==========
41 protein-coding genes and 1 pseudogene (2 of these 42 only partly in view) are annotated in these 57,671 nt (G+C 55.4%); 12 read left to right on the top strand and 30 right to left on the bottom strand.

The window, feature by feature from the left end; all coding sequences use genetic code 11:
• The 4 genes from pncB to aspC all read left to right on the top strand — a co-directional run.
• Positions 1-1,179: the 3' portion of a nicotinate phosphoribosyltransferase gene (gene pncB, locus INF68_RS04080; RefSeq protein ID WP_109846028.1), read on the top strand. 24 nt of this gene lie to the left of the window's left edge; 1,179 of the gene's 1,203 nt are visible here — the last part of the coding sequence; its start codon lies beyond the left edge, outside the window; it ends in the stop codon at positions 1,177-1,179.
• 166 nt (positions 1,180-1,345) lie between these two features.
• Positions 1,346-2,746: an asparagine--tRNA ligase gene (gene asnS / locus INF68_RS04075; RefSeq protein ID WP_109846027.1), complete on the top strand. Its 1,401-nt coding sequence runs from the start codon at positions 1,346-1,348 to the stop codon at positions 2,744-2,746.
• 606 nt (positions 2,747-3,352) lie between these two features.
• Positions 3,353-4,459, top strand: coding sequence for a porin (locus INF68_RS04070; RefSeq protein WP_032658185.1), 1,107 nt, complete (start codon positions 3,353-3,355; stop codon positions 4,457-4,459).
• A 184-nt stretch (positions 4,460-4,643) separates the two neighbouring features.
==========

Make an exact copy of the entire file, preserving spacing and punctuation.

41 protein-coding genes and 1 pseudogene (2 of these 42 only partly in view) are annotated in these 57,671 nt (G+C 55.4%); 12 read left to right on the top strand and 30 right to left on the bottom strand.

The window, feature by feature from the left end; all coding sequences use genetic code 11:
• The 4 genes from pncB to aspC all read left to right on the top strand — a co-directional run.
• Positions 1-1,179: the 3' portion of a nicotinate phosphoribosyltransferase gene (gene pncB, locus INF68_RS04080; RefSeq protein ID WP_109846028.1), read on the top strand. 24 nt of this gene lie to the left of the window's left edge; 1,179 of the gene's 1,203 nt are visible here — the last part of the coding sequence; its start codon lies beyond the left edge, outside the window; it ends in the stop codon at positions 1,177-1,179.
• 166 nt (positions 1,180-1,345) lie between these two features.
• Positions 1,346-2,746: an asparagine--tRNA ligase gene (gene asnS / locus INF68_RS04075; RefSeq protein ID WP_109846027.1), complete on the top strand. Its 1,401-nt coding sequence runs from the start codon at positions 1,346-1,348 to the stop codon at positions 2,744-2,746.
• 606 nt (positions 2,747-3,352) lie between these two features.
• Positions 3,353-4,459, top strand: coding sequence for a porin (locus INF68_RS04070; RefSeq protein WP_032658185.1), 1,107 nt, complete (start codon positions 3,353-3,355; stop codon positions 4,457-4,459).
• A 184-nt stretch (positions 4,460-4,643) separates the two neighbouring features.